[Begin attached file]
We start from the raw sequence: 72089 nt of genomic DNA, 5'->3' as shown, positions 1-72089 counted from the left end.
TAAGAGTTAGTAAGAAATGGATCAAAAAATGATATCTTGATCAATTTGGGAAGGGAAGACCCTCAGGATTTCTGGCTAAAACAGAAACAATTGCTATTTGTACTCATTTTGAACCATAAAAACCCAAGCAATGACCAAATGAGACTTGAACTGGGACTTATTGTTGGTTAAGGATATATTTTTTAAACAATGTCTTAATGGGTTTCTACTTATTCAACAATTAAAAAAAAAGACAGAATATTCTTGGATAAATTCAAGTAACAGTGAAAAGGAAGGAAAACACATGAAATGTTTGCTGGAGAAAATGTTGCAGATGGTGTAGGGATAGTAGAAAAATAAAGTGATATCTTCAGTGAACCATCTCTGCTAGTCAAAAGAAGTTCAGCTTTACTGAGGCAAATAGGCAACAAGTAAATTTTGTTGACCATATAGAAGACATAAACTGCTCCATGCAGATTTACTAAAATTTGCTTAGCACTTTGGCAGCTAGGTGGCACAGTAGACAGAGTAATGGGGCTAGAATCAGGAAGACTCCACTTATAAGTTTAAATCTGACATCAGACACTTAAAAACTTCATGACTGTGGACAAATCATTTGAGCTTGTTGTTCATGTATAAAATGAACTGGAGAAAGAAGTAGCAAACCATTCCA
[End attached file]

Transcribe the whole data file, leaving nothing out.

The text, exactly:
We start from the raw sequence: 72089 nt of genomic DNA, 5'->3' as shown, positions 1-72089 counted from the left end.
TAAGAGTTAGTAAGAAATGGATCAAAAAATGATATCTTGATCAATTTGGGAAGGGAAGACCCTCAGGATTTCTGGCTAAAACAGAAACAATTGCTATTTGTACTCATTTTGAACCATAAAAACCCAAGCAATGACCAAATGAGACTTGAACTGGGACTTATTGTTGGTTAAGGATATATTTTTTAAACAATGTCTTAATGGGTTTCTACTTATTCAACAATTAAAAAAAAAGACAGAATATTCTTGGATAAATTCAAGTAACAGTGAAAAGGAAGGAAAACACATGAAATGTTTGCTGGAGAAAATGTTGCAGATGGTGTAGGGATAGTAGAAAAATAAAGTGATATCTTCAGTGAACCATCTCTGCTAGTCAAAAGAAGTTCAGCTTTACTGAGGCAAATAGGCAACAAGTAAATTTTGTTGACCATATAGAAGACATAAACTGCTCCATGCAGATTTACTAAAATTTGCTTAGCACTTTGGCAGCTAGGTGGCACAGTAGACAGAGTAATGGGGCTAGAATCAGGAAGACTCCACTTATAAGTTTAAATCTGACATCAGACACTTAAAAACTTCATGACTGTGGACAAATCATTTGAGCTTGTTGTTCATGTATAAAATGAACTGGAGAAAGAAGTAGCAAACCATTCCA